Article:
The room grew small and I swear oxygen convulsed into ripples before my eyes. Big Dog's lanky bones shifted an inch. “It's too late. The years have passed. You can't go back.” His declaration resonated with weekend practice as well. “It's out of my hands,” capped the bottle. A scuffed shoe sole appeared and propped against his massive desk edge. “We'll make it up to you in some way. Maybe some days off with pay. Down the line somewhere,” penetrated a thin smokescreen as he turned his attention to a opened file folder.

I returned to my work station and sat down hard. Every dog has its day. Oh, and this poodle was coiffed for show. I fumed over figures for forty-eight hours—getting my ducks in a tight row. They were quacking to beat the band when I consulted Big Dog's partner. Big Dog had announced his plan to retire in six months and it was sure as phew on puppy-piddle he didn't want to make good on the IRA monies. A lawyer dragging his feet for that short length was an easy hop, skip and jump in the park. Him leaving this mess for Partner to clean up looked inevitable because I wasn't slinking away this time. Partner listened, nodding at appropriate intervals. One arched eyebrow acknowledged my heretofore skittish gumption: pay me what's due or the counselors were back training another in a longish line of newbie secretaries. Jurisprudent jeopardy.

Two days dragged to end and back to a third morning without one mention of the pregnant elephant in the room, and I had to wonder if I was getting the brush off. But Partner was no patsy. We had developed a good rapport over the years, and on any given slow afternoon he was apt to prop a foot up on the credenza by my desk and dish the office dirt. He was my singular hope.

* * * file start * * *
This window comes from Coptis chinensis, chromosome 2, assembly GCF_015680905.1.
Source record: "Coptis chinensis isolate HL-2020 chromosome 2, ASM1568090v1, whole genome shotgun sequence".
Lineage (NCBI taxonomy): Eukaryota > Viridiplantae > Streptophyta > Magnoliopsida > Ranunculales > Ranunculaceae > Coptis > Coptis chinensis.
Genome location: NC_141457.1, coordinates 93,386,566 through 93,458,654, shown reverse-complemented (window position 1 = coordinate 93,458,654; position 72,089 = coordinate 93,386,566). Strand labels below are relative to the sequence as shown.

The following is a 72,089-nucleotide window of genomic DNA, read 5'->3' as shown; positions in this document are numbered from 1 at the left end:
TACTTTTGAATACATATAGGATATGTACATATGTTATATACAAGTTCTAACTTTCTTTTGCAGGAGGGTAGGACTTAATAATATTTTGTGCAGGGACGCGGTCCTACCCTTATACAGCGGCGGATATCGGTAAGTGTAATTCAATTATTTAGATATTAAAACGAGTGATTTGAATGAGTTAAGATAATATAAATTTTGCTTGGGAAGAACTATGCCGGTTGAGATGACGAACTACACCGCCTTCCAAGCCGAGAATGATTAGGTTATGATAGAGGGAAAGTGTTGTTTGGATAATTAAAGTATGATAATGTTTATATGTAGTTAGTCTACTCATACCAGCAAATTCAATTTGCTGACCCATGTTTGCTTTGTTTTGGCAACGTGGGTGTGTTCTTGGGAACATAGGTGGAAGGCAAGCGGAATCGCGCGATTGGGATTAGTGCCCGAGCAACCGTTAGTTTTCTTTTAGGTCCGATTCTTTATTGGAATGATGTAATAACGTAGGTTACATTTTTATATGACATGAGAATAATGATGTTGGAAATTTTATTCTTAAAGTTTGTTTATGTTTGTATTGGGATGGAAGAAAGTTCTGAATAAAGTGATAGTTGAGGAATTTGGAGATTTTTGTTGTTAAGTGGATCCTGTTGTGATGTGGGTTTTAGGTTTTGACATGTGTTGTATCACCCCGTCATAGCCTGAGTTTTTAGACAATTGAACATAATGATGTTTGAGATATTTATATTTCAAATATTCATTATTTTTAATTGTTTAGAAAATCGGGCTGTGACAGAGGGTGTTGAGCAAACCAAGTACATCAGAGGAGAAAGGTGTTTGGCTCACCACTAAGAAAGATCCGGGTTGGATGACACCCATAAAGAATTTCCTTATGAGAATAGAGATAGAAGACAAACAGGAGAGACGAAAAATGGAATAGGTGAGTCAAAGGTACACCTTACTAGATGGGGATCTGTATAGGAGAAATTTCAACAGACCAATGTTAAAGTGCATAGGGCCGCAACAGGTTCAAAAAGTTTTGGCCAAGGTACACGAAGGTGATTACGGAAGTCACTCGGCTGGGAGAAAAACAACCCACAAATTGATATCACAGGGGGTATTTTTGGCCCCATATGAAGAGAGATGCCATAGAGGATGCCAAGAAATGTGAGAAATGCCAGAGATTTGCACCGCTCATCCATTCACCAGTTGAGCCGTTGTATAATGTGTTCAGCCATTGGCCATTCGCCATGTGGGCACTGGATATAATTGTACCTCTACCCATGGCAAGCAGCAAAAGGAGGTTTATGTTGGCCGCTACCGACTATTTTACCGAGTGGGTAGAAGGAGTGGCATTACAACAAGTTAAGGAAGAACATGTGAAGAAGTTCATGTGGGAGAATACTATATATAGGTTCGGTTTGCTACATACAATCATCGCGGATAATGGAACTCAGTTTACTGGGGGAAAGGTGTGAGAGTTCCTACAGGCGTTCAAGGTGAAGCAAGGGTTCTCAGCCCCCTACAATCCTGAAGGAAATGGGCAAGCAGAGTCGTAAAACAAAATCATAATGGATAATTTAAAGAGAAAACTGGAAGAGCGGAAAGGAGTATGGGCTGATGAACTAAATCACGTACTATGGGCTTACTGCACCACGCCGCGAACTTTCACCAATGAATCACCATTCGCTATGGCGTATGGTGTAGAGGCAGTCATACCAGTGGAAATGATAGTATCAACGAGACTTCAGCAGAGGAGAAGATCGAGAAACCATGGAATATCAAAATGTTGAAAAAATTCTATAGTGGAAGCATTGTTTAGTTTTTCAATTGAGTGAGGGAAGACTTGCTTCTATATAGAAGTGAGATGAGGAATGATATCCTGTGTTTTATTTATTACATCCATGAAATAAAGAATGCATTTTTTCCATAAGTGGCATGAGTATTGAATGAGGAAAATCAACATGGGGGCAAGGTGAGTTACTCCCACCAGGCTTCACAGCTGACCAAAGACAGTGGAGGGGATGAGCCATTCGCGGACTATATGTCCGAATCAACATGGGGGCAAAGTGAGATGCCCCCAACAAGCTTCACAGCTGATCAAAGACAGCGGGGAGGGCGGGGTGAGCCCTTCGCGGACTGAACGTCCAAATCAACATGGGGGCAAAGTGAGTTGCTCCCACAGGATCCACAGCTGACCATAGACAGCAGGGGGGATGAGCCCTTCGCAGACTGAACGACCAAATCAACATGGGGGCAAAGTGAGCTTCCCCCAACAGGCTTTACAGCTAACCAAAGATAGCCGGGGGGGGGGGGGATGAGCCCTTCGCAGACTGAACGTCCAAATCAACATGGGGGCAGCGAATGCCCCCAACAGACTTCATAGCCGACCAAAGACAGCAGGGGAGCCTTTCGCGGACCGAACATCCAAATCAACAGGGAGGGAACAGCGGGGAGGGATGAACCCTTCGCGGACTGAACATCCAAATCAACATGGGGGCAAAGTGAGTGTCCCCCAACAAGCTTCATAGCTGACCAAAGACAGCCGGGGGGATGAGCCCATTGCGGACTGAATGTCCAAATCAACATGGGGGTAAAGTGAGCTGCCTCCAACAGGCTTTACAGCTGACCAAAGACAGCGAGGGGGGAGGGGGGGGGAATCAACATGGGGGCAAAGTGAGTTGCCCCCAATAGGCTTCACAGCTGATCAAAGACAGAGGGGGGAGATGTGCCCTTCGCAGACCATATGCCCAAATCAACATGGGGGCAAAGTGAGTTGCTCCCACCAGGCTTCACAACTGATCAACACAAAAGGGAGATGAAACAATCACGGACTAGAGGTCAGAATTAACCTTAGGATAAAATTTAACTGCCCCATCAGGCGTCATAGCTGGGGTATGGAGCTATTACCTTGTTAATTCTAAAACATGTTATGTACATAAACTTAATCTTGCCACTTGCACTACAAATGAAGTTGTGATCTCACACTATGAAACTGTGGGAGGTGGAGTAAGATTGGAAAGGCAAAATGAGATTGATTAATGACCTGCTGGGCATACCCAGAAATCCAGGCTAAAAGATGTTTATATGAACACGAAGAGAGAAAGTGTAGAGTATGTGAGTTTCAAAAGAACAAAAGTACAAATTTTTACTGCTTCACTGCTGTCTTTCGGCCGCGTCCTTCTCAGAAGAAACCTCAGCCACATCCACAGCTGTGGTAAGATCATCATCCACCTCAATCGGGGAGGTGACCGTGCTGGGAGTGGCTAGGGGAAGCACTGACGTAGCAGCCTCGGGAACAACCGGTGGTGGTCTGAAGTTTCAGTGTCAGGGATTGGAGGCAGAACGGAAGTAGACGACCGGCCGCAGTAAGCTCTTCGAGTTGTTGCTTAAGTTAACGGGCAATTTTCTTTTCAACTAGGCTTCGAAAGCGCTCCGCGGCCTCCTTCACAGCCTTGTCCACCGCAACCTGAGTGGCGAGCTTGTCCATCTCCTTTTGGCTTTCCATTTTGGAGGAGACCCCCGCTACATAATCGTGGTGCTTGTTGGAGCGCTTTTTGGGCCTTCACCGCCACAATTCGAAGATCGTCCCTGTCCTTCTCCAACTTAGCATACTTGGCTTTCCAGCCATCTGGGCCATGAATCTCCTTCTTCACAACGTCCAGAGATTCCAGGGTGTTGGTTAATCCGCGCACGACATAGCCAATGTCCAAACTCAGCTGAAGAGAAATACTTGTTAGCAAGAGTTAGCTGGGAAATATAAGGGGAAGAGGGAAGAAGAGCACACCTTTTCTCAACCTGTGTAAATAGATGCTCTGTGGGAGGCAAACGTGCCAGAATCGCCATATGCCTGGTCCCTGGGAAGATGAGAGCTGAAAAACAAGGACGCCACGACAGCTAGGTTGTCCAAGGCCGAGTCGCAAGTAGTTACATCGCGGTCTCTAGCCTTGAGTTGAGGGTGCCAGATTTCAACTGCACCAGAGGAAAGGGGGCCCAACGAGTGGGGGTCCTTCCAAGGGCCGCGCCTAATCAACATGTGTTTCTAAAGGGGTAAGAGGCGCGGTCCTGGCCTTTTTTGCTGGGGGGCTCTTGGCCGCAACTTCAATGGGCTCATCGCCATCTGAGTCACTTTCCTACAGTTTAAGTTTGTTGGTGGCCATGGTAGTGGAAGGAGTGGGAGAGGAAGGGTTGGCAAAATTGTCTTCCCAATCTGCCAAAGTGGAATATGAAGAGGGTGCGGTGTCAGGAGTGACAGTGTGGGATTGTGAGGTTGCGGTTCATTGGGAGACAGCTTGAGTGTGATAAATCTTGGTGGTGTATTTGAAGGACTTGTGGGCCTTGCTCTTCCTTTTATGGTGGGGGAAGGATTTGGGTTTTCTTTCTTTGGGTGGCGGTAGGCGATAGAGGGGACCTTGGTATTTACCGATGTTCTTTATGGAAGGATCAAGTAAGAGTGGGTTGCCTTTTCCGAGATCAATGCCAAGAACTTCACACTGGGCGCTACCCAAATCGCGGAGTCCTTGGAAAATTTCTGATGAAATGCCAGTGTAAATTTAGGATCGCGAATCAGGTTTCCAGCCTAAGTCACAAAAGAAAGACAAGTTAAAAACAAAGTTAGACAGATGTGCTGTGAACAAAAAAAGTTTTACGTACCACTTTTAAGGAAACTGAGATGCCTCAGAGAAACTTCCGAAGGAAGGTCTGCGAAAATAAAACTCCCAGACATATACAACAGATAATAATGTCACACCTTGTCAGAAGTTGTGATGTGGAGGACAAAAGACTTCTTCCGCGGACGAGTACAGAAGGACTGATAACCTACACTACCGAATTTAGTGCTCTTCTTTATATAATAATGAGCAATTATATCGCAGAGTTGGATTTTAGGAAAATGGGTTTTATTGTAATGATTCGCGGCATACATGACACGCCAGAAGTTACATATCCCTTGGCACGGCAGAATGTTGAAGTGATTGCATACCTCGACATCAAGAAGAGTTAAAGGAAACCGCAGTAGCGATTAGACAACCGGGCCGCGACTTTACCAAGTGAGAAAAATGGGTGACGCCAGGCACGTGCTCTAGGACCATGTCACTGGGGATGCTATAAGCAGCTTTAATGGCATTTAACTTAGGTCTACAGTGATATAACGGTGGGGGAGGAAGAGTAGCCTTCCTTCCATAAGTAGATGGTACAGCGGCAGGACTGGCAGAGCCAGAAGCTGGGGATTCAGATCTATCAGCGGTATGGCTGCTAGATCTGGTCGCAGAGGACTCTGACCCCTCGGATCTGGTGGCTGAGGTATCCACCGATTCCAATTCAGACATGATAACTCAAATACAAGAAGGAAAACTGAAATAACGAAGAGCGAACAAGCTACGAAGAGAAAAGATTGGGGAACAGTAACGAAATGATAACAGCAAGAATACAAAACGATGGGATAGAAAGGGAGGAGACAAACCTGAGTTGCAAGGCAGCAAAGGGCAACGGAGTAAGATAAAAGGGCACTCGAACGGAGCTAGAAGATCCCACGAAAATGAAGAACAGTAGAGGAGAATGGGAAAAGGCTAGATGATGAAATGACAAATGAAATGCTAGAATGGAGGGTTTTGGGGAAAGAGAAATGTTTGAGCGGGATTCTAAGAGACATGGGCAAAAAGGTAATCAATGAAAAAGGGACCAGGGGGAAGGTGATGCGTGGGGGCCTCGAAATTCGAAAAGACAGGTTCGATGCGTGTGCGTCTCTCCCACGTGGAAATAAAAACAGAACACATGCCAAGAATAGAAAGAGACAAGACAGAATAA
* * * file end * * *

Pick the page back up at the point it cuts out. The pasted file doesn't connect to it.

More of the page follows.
Partner arrived, poured his coffee and hustled to his office. I entered four steps behind. “Shut the door,” he whispered, and I instantly knew I had an ally. If I hadn't made my position entirely clear before, it was now halcyon. Leaving, I heard Partner ring Big Dog. Some tense minutes lapsed while Big Dog's displeasure bounced off the hallway walls. I jumped when my intercom buzzed.

Often I heard Big Dog blast opposing opinion; the sound was several decibels harsher aimed directly at me. I'm still uncertain if he was more torqued about the payment demand or that the demand came with an ultimatum—both federal offenses. Partner sat in silence, studying his desk mat. Fearing I was being thrown under the bus, there was little recourse but to rally to my own defense. And imagine the satisfaction discovering Big Dog didn't know the current minimum wage figure. Owning this particular moment produced a calm not felt in eight stomach-clinched years. My calm antagonized, I think, the vantage grossly empowering.

Big Dog's punishment for my insolence: no verdict for five days. Then I could take it or leave it. If I left it— “You can chase me down in small claims court for relief,” snarled from under his furry upper lip.

Hackles raised to the max, I stayed chained to his dictate until we two peeved adversaries were pitted in private session. A chew toy no longer, this underdog fought a unprecedented battle in the annals of Secretary vs Boss and was awarded an astonishing judgment: every pinched penny owed, plus a twenty-five cent raise and paid vacation.

“How's that?” Big Dog asked, full of himself. He actually believed I still worked for him.

Stunned, I could only deduce Partner (in cahoots with his 9 to 5 working wife) had weighed in heavily on my behalf. I was going to miss Partner.

“I'm really surprised,” I finally sputtered, having opportunely accepted a new position the night before. “But I will be seeking employment elsewhere.”

True to form, a prickly pause preceded Big Dog getting the last dig in. He imposed a preposterous one month leave notice (one I did not intend to honor past two weeks). In the time spent cowered in the corner I had heeded the legal wrangling I transcribed, learned some highly inventive words and a few self-preserving maneuvers too. None of which I hoped to need in my new data processing job, or for the rest of my life if I was lucky. And why I vacated my desk after only a week was Big Dog's choice. I didn't question the reprieve, just bolted at the smell of freedom. And a professional in my own right, bite me was the last thing I didn't say.

Wanda Morrow Clevenger is author of This Same Small Town in Each of Us, a collection of nonfiction, poetry and flash fiction.  Over 190 pieces of her work may be found in 72 print and electronic publications.  For access to published works, review and interview links, and work in progress, visit: http://wlc-wlcblog.blogspot.com